Why Is North Carolina's Legislature So Extreme? HB2 and the Cost of Gerrymandering

Emma Margolin
Opponents of North Carolina's HB2 law, limiting bathroom access for transgender people, protest in the gallery above the state's House of Representatives chamber in Raleigh, North Carolina, on December 21, 2016.
Reuters | Jonathan Drake

House Bill 2, North Carolina's controversial law best known for restricting bathroom access for transgender individuals, has cost the state millions of dollars, hundreds of jobs, numerous entertainment and sporting events and, arguably, one Republican governor.

Yet, despite those costs — and the price of attracting national scorn — the GOP lawmakers who rammed HB2 into law last March can't seem to quit it.

This week, a deal to reverse the measure in exchange for the repeal of a local nondiscrimination ordinance in Charlotte fell through, prompting widespread disappointment and outrage once again.

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For months, HB2 backers have been saying that the only way to repeal the law would be to undo the Charlotte anti-discrimination ordinance that prompted its passage in the first place. So why — after the Charlotte city council held up its end of the bargain — would North Carolina's GOP-controlled legislature continue to ignore what is clearly in the best economic interests of the state?

Simple, say several experts on Tar Heel politics: Because they can.

"Ninety percent of lawmakers who supported HB2 either ran uncontested this fall or won the last election by a comfortable double-digit margin," said Bob Phillips, executive director of the nonpartisan group Common Cause North Carolina. "Essentially, they are unaccountable to the voters."

North Carolina lawmakers fail to repeal 'bathroom' law

With its first GOP-controlled legislature in a century carefully installed back in 2010, North Carolina began its rapid transformation from a reliably moderate, pro-business southern state to a testing ground for far-right, social-conservative policies.

Over their years in power, Republican lawmakers in North Carolina have cut education funding, restricted access to abortion, implemented strict barriers to voting, refused the Affordable Care Act's Medicaid expansion, ushered in fracking and, most recently, imposed anti-LGBT regulations on government building bathroom use.

The rightward shift has angered many: Hundreds of people have been arrested in weekly "Moral Monday" protests at the State Legislative Building in Raleigh.

Yet the electoral consequences have been limited.

Republican Gov. Pat McCrory only narrowly lost his reelection bid to the state's Democratic Attorney General Roy Cooper last month.

And Republicans were able to maintain veto-proof super-majorities in both houses of the state legislature, which quickly moved to strip Cooper of some of the powers he would have had going into office.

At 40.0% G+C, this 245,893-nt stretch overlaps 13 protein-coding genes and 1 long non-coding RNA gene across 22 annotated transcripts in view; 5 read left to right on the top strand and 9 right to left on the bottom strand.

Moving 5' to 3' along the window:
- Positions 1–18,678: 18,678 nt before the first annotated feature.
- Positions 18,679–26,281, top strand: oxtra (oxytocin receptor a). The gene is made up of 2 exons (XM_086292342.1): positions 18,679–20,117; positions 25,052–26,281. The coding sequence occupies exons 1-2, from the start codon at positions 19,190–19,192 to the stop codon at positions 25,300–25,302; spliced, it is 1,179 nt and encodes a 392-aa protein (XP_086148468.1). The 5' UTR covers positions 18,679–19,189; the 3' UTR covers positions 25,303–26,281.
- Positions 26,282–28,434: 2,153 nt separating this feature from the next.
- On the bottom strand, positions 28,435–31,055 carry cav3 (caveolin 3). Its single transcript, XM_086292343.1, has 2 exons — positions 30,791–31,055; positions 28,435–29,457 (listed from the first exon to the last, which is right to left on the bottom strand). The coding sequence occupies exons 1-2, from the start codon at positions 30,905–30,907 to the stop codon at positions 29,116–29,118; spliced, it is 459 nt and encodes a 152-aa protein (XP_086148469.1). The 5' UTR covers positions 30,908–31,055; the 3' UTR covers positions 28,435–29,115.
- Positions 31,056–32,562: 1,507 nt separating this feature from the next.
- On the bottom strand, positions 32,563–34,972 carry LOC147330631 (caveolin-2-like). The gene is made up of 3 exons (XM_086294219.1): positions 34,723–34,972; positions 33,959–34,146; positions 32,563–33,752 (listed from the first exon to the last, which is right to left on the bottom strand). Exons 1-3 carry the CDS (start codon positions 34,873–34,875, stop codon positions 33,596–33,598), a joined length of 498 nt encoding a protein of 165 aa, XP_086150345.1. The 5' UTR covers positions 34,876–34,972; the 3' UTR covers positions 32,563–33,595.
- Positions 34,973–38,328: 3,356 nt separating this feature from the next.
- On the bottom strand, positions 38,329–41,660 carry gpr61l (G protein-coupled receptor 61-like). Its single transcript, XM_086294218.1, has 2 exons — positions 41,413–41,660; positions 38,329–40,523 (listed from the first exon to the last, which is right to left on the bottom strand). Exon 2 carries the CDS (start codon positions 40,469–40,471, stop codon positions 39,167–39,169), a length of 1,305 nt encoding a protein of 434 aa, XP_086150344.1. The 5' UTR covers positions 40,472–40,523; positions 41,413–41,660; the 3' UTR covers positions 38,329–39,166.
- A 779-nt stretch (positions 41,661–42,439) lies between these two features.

Several experts say a big reason the state's Republican lawmakers can get away with such divisive behavior goes back to 2010, when — with the backing of retail magnate Art Pope — they took control of the legislature and quickly redrew the state's electoral districts in a way that made it virtually impossible to lose their grip on power.

"The fact is that the primary audience for most of the GOP statehouse members are pretty right of center," said Andrew Reynolds, political science professor at UNC Chapel Hill.

"Their immediate need is to assuage and appeal to old style conservative voters in the south. They don't need to be moderate; they don't need to appeal to crossover voters or Independents," he added. "The way districting works in North Carolina, which is emblematic of the country's worst problems, is that you're beholden to a very parochial conservative district for your reelection."

North Carolina was rated one of the most gerrymandered states in a 2014 Washington Post analysis, and several of its districts have since been ruled unconstitutional in federal court.

Earlier this month, the U.S. Supreme Court heard oral arguments in a challenge to two of North Carolina's congressional districts, which plaintiffs argue are packed with black voters to diminish their strength in other districts.

In a separate case, a federal court last month ordered North Carolina lawmakers to redraw 28 state House and Senate districts on the grounds that they were racially gerrymandered. The court also mandated that the state hold special primary and general elections in the fall of 2017.

Assuming that that ruling is upheld on appeal, some Republican lawmakers could finally end up paying a political price for their unpopular behavior — including reneging on the deal to repeal HB2.

Even so, the legislature's partisan dynamics likely won't change much. Best case scenario for Democrats, experts say, is that Republicans lose their veto-proof majorities — and even that's not a guarantee.

"You can still gerrymander pretty darn well without taking race explicitly into account," said Steven Greene, political science professor at NC State University, adding that there is typically low turnout in an odd-year election. "The only hope [for HB2 critics] is that enough social conservative Republicans are like, 'Let's just do away with this and go back to living normal lives.'"

Others are more optimistic.

"I think Republicans are holding the state hostage, and as we go to the polls we'll see people fight back and make sure they pay the price at the ballot box," said Kimberly Reynolds, executive director of the North Carolina Democratic Party. "We can commit to undoing the harm they have caused and we will make sure people know that."